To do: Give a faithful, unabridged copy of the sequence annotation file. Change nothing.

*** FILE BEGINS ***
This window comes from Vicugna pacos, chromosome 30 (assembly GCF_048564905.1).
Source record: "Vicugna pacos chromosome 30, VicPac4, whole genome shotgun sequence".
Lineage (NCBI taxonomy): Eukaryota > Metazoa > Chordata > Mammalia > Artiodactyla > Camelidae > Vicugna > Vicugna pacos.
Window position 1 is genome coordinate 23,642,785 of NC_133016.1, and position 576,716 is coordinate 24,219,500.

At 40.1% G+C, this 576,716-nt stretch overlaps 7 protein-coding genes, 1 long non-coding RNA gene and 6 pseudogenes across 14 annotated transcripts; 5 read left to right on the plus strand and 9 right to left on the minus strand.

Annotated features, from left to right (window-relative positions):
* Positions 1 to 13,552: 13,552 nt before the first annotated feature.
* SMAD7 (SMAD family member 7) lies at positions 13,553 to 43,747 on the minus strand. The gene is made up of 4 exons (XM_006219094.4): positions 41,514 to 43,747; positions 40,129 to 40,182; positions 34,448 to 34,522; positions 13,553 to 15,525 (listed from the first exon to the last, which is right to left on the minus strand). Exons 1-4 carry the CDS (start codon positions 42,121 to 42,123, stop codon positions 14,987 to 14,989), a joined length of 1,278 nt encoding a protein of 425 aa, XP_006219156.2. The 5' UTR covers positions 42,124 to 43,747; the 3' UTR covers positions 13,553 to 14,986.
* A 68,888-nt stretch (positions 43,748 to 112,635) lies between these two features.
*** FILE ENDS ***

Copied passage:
This window comes from Vicugna pacos, chromosome 30 (assembly GCF_048564905.1).
Source record: "Vicugna pacos chromosome 30, VicPac4, whole genome shotgun sequence".
Lineage (NCBI taxonomy): Eukaryota > Metazoa > Chordata > Mammalia > Artiodactyla > Camelidae > Vicugna > Vicugna pacos.
Window position 1 is genome coordinate 23,642,785 of NC_133016.1, and position 576,716 is coordinate 24,219,500.

At 40.1% G+C, this 576,716-nt stretch overlaps 7 protein-coding genes, 1 long non-coding RNA gene and 6 pseudogenes across 14 annotated transcripts; 5 read left to right on the plus strand and 9 right to left on the minus strand.

Annotated features, from left to right (window-relative positions):
* Positions 1 to 13,552: 13,552 nt before the first annotated feature.
* SMAD7 (SMAD family member 7) lies at positions 13,553 to 43,747 on the minus strand. The gene is made up of 4 exons (XM_006219094.4): positions 41,514 to 43,747; positions 40,129 to 40,182; positions 34,448 to 34,522; positions 13,553 to 15,525 (listed from the first exon to the last, which is right to left on the minus strand). Exons 1-4 carry the CDS (start codon positions 42,121 to 42,123, stop codon positions 14,987 to 14,989), a joined length of 1,278 nt encoding a protein of 425 aa, XP_006219156.2. The 5' UTR covers positions 42,124 to 43,747; the 3' UTR covers positions 13,553 to 14,986.
* A 68,888-nt stretch (positions 43,748 to 112,635) lies between these two features.